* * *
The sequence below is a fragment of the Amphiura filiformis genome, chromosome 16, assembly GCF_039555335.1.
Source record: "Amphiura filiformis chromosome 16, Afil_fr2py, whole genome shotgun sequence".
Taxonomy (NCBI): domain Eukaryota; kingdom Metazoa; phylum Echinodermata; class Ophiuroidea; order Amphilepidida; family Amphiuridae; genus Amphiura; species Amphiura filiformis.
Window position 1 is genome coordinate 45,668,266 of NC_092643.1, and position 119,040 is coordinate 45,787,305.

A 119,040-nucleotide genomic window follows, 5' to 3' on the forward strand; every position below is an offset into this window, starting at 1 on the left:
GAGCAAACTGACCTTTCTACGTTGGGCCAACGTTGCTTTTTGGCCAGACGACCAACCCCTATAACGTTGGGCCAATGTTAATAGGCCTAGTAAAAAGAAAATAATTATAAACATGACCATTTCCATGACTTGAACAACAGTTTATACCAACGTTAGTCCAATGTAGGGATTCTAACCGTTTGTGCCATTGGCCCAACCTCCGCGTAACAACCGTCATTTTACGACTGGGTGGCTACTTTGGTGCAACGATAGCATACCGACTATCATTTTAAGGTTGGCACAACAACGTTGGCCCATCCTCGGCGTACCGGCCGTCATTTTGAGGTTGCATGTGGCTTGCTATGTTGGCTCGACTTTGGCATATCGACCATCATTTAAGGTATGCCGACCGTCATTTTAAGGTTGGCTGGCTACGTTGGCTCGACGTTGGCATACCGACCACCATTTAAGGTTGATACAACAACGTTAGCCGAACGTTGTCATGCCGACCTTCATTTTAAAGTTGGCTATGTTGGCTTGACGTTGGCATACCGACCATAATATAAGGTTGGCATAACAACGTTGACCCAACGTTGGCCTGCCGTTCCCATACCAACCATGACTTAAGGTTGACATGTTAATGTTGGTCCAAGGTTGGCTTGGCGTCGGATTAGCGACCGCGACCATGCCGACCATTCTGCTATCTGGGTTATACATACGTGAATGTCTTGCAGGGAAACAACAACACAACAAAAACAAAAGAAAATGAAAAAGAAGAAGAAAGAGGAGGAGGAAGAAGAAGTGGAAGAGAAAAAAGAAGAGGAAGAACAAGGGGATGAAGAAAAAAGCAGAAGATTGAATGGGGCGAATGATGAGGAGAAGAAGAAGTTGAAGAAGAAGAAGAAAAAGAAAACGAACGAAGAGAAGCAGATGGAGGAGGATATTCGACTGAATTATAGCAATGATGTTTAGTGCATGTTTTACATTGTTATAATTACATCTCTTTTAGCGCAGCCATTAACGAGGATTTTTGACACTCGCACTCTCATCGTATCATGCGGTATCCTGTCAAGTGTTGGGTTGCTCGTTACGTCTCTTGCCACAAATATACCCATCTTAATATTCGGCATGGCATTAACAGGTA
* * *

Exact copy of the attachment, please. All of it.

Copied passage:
The sequence below is a fragment of the Amphiura filiformis genome, chromosome 16, assembly GCF_039555335.1.
Source record: "Amphiura filiformis chromosome 16, Afil_fr2py, whole genome shotgun sequence".
Taxonomy (NCBI): domain Eukaryota; kingdom Metazoa; phylum Echinodermata; class Ophiuroidea; order Amphilepidida; family Amphiuridae; genus Amphiura; species Amphiura filiformis.
Window position 1 is genome coordinate 45,668,266 of NC_092643.1, and position 119,040 is coordinate 45,787,305.

A 119,040-nucleotide genomic window follows, 5' to 3' on the forward strand; every position below is an offset into this window, starting at 1 on the left:
GAGCAAACTGACCTTTCTACGTTGGGCCAACGTTGCTTTTTGGCCAGACGACCAACCCCTATAACGTTGGGCCAATGTTAATAGGCCTAGTAAAAAGAAAATAATTATAAACATGACCATTTCCATGACTTGAACAACAGTTTATACCAACGTTAGTCCAATGTAGGGATTCTAACCGTTTGTGCCATTGGCCCAACCTCCGCGTAACAACCGTCATTTTACGACTGGGTGGCTACTTTGGTGCAACGATAGCATACCGACTATCATTTTAAGGTTGGCACAACAACGTTGGCCCATCCTCGGCGTACCGGCCGTCATTTTGAGGTTGCATGTGGCTTGCTATGTTGGCTCGACTTTGGCATATCGACCATCATTTAAGGTATGCCGACCGTCATTTTAAGGTTGGCTGGCTACGTTGGCTCGACGTTGGCATACCGACCACCATTTAAGGTTGATACAACAACGTTAGCCGAACGTTGTCATGCCGACCTTCATTTTAAAGTTGGCTATGTTGGCTTGACGTTGGCATACCGACCATAATATAAGGTTGGCATAACAACGTTGACCCAACGTTGGCCTGCCGTTCCCATACCAACCATGACTTAAGGTTGACATGTTAATGTTGGTCCAAGGTTGGCTTGGCGTCGGATTAGCGACCGCGACCATGCCGACCATTCTGCTATCTGGGTTATACATACGTGAATGTCTTGCAGGGAAACAACAACACAACAAAAACAAAAGAAAATGAAAAAGAAGAAGAAAGAGGAGGAGGAAGAAGAAGTGGAAGAGAAAAAAGAAGAGGAAGAACAAGGGGATGAAGAAAAAAGCAGAAGATTGAATGGGGCGAATGATGAGGAGAAGAAGAAGTTGAAGAAGAAGAAGAAAAAGAAAACGAACGAAGAGAAGCAGATGGAGGAGGATATTCGACTGAATTATAGCAATGATGTTTAGTGCATGTTTTACATTGTTATAATTACATCTCTTTTAGCGCAGCCATTAACGAGGATTTTTGACACTCGCACTCTCATCGTATCATGCGGTATCCTGTCAAGTGTTGGGTTGCTCGTTACGTCTCTTGCCACAAATATACCCATCTTAATATTCGGCATGGCATTAACAGGTA